In 2010 several of the provisions of ACA went into effect. The 2010 provision that most affected employers was the Small Employer Tax Credit which became effective on January 1 of that year. This credit helps small businesses and small tax-exempt organizations afford the cost of covering their employees and is specifically targeted for those with low- and moderate-income workers. The credit is designed to encourage small employers to offer health insurance coverage for the first time or maintain coverage they already have. In general, the credit is available to small employers that have fewer than 25 full-time equivalent employees. Those employees must have average wages of less than $50,000 a year and the employer must pay at least half the cost of single coverage for their employees. The tax credit is up to 35% for small businesses and up to 25% for tax-exempt organizations and in 2014, the credit will increase to up to 50% for small businesses and up to 35% for tax-exempt organizations. More information on these tax credits is available at: www.IRS.gov.
The following provisions also became effective during 2010:
– Prohibitions on pre-existing condition limitations for children under 19 years of age
– Lifetime limits prohibited
– Annual limits restricted
– Cancelling coverage retroactively (rescissions) prohibited
– Generally, adult children up to the age of 26 must be covered as dependents on parent’s plan
– Coverage, but no cost-sharing on preventive care
– Choice of PCPs/pediatricians required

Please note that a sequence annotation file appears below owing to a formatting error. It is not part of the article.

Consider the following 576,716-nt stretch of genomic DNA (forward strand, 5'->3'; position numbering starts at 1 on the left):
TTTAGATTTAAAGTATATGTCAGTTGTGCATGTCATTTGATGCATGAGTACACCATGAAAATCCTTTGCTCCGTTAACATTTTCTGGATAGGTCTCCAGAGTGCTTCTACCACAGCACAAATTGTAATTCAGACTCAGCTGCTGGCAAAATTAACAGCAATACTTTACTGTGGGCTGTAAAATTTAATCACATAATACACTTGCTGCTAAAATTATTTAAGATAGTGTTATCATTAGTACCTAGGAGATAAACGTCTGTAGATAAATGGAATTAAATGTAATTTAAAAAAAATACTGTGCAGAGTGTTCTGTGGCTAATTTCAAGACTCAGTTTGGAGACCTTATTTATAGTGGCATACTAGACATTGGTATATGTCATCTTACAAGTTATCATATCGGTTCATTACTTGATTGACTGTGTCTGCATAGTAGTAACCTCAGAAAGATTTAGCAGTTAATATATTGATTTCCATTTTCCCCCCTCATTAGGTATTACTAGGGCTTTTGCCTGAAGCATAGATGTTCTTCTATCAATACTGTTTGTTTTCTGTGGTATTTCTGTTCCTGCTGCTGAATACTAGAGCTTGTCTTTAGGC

– Access to OBGYNs without referrals required
– Medicare recipients in the “donut hole” received $250 rebate checks from Medicare
– New internal and external review standards
– 30-day enrollment and patient protection notices required
– Transparency disclosures required for plans
In 2011, a few more provisions went into effect. These included the government offering small employer wellness grants to employers and Flexible Spending Arrangements were limited in that participants had to now obtain a prescription for over the counter drugs to be reimbursable. Also, if an enrollee reached the Medicare “donut hole”, they were given a 50% discount on the total cost of the brand name drugs while in the gap.
2012 will see employers issuing to their employees new Summaries of Benefits and Coverage and a Uniform Glossary so that employees will have an easier time comparing the terms of each plan available to them. There will also be a requirement that employers give 60-days advanced notice of any benefit changes to the employees. August 1st of 2012 also brought Medical Loss Rebates issued by insurers to participants and employers for certain plans that did not meet the threshold of less than a specified percentage of the premium dollars collected used to provide medical care.